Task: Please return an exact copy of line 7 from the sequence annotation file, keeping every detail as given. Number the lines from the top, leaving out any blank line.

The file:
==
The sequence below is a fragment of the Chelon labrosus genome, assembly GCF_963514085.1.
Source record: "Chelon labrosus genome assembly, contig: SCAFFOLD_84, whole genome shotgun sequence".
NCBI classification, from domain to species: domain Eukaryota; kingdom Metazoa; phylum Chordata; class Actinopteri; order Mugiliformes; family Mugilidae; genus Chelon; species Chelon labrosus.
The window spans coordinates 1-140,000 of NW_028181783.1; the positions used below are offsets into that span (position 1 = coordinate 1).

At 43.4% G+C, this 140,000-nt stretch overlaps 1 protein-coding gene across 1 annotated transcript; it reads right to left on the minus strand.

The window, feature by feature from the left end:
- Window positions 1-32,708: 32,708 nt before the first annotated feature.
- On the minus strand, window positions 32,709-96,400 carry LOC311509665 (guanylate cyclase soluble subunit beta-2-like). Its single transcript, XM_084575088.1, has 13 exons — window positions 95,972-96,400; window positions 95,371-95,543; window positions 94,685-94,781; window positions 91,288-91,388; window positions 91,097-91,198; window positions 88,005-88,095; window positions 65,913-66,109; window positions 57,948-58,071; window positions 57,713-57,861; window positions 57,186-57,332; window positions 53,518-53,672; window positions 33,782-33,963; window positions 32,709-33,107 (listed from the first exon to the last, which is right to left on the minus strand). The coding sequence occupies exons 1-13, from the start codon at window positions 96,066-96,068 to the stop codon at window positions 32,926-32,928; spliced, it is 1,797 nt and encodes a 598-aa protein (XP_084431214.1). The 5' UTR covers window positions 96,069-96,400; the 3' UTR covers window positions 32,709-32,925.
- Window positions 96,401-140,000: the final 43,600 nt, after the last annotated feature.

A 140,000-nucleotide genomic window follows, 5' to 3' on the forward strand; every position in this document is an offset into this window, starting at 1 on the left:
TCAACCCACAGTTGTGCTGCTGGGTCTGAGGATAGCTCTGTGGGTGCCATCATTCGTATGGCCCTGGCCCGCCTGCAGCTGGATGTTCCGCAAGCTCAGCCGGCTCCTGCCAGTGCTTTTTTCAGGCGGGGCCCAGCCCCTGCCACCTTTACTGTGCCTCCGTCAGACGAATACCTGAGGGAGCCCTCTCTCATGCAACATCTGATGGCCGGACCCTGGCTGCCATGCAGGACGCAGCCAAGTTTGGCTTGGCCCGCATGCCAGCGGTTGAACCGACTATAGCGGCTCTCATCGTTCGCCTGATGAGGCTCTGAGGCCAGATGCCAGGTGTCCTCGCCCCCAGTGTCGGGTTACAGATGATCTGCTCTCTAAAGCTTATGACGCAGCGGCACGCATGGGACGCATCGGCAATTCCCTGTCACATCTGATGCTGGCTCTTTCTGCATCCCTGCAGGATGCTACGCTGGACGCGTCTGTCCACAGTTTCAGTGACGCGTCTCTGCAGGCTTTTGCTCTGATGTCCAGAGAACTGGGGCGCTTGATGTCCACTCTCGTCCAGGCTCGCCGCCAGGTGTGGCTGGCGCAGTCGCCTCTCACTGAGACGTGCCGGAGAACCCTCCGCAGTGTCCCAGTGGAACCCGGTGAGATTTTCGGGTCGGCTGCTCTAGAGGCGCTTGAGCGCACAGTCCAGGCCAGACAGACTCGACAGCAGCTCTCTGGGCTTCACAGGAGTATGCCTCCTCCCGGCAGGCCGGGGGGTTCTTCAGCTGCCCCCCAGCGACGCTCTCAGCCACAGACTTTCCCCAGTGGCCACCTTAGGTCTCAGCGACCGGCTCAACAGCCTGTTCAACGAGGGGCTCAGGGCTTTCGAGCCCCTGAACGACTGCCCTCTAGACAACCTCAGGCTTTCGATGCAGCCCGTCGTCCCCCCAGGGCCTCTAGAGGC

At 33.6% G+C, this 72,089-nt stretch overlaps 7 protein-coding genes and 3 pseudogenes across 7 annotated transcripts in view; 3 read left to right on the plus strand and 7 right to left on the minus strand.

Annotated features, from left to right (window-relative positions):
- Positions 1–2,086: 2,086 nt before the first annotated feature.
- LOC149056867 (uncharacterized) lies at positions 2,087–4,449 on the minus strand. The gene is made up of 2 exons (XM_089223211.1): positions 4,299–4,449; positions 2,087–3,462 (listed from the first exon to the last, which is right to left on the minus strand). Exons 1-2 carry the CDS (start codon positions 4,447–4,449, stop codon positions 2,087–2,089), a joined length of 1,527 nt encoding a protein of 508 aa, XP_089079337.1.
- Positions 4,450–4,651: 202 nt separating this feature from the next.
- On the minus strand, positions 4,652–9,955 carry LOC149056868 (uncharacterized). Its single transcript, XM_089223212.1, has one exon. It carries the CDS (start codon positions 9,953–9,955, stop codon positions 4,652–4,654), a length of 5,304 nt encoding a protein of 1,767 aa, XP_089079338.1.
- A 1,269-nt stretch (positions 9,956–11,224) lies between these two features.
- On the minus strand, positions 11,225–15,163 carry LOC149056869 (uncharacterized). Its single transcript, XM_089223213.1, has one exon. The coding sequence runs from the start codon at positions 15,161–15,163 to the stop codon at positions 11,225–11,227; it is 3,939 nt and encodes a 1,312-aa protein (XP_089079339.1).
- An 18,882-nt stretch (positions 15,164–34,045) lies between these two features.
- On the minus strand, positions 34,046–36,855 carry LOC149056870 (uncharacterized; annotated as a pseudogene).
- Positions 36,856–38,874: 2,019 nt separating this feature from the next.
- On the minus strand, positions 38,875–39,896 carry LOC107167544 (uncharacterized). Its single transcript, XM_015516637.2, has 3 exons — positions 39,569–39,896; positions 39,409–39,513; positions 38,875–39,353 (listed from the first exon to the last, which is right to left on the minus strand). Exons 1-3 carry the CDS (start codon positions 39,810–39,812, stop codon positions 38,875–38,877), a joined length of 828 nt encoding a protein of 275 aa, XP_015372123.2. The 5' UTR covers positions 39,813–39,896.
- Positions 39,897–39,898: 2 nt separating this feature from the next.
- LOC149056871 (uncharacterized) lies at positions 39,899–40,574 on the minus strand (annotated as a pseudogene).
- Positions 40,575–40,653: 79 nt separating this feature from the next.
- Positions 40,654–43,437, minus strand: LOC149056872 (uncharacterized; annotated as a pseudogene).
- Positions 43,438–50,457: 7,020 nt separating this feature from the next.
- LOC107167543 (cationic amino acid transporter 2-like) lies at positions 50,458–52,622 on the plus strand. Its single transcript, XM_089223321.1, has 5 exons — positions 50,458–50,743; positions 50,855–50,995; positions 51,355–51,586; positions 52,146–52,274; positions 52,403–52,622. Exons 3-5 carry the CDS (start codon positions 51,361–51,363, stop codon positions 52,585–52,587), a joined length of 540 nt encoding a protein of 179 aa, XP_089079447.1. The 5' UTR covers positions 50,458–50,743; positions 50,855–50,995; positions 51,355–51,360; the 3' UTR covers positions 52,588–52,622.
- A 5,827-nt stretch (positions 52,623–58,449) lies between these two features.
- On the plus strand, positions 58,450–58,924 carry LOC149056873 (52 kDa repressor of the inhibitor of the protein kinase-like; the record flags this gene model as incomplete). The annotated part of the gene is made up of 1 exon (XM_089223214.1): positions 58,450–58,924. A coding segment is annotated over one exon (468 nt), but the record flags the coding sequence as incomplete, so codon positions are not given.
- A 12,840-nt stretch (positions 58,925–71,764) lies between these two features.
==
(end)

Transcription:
- Window positions 1-32,708: 32,708 nt before the first annotated feature.